My Resolve: The Conversation Continues

A few days following the October 18 General Conference Annual Council’s Unity in Mission: Procedures in Church Reconciliation action, I sorted through my thoughts and wrote My Resolve. By the time it was published in the October 23, 2016 issue of Best Practices for Adventist Ministry, I thought that the whole storm had perhaps blown over. I was wrong. My mail box has been filled with heart-felt responses and wisdom worth sharing. Here is a small sampling of insights worth contemplating.

I have wrestled with these same thoughts, struggling with the dismay that this is my church…and yet unwilling to give it up because it is my church. –Rondi Aastrop Reynolds

Great article! You reflect many of my own thoughts and feelings. Committees and administrators may vote and mandate, but God's Spirit moves His Church forward in His own way. We are His church, and it functions best when we remember He is still Lord. He gifts and calls as He wills, and He will see us through. And in reality, the church works best, and ministers most effectively at the local church level. The organizational structure serves best when it remembers that its primary mission is to facilitate ministry at and in the local church. The Body is defined by its Head Jesus Christ, and it shows up in its most obvious ways in the local church family. This is where church happens and where people connect most often with Jesus. Our only hope is to keep our eyes on Jesus, and allow Him to draw us together and show God's love to the world by the way we love each other. Let's be His church! –Ben Maxson

This should be shared with the seminary students as to the mature way to respond to leadership conflicts—looking up to the Higher Authority with determined principles—before relating horizontally with co-workers. –Ivan Wortman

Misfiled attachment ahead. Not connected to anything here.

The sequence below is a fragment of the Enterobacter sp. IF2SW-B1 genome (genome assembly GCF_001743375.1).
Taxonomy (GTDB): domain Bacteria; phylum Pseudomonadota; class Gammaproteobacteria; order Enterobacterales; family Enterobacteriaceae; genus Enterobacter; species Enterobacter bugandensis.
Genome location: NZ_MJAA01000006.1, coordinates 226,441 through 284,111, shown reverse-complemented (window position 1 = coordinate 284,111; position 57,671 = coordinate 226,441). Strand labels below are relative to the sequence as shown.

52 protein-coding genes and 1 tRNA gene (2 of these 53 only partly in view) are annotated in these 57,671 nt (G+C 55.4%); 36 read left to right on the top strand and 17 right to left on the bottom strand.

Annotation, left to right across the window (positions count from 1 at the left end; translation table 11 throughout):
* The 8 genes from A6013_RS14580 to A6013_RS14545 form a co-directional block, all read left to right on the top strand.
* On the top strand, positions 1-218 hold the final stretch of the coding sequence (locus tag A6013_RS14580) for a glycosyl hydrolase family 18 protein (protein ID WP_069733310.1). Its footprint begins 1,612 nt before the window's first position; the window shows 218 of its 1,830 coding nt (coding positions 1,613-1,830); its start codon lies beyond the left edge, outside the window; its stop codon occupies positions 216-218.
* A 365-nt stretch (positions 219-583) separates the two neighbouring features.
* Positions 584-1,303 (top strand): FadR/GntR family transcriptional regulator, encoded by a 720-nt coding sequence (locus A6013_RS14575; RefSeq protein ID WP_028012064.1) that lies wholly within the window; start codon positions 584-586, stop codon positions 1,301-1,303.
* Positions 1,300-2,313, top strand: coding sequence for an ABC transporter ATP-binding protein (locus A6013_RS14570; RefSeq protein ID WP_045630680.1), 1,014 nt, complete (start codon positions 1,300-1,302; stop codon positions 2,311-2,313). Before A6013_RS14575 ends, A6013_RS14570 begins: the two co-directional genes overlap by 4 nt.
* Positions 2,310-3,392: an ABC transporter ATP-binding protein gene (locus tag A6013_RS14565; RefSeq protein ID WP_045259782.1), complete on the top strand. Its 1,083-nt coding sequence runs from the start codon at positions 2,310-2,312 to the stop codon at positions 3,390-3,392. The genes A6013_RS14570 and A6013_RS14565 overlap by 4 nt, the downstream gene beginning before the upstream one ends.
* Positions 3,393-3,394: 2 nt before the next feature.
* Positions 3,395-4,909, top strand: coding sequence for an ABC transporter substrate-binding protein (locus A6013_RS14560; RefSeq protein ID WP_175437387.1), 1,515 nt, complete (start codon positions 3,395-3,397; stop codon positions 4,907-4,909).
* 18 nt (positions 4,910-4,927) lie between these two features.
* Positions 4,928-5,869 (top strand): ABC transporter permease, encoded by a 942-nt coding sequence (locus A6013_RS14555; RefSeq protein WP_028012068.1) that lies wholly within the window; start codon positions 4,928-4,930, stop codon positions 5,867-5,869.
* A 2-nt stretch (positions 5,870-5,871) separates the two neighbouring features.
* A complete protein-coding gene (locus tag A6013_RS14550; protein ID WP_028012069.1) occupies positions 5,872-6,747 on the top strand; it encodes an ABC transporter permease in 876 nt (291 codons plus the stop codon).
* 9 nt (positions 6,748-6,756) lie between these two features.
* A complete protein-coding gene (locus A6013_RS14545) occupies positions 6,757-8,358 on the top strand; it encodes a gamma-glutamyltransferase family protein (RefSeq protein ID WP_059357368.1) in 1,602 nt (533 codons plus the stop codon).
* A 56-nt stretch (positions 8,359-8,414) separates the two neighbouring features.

We dare not look at a slice in time … we have to maintain a broader view. –Hal Thomsen

Administrations come and go but God is constant and trust worthy. –Clyde Iverson

The easy thing is to walk away. But you are not that kind of person! We cannot give into the direction that some are heading. You need to be the leader of your church and stand up for what is right! Stand firm in your beliefs and decisions. –Karen McClendon

A couple of favorite sayings – "Apply the glue to your posterior and sit in the boat." And "Don't go down the street to the other church, you sit right here in this one!" Unfortunately every organization has politics. We all have to make a decision as to why we belong to the church we do when every voice from inside and out will increasingly ratchet up the tension and give plenty of reasons to quit or go elsewhere. You are in a position to see the ugliest side of the church - but also the best. Your reasons for staying in ministry and this church are ones we all need to evaluate and make a conscious decision as to our participation and membership. Thank you for your dedication and transparency. –John Fleming

Thank you for this article! For me there was one way to deal with the question: To ask the One who has called me into ministry to affirm His calling. Lord, do YOU still want me to be a pastor in this denomination? Secretly I hoped the answer to be a no, because of all the hurt, because of the daily struggle, because of fear for the direction the administration is leading. But the answer was a yes. So yes it is. Here I stand, grateful for every single one of you standing with me. –Sonja Kalmbach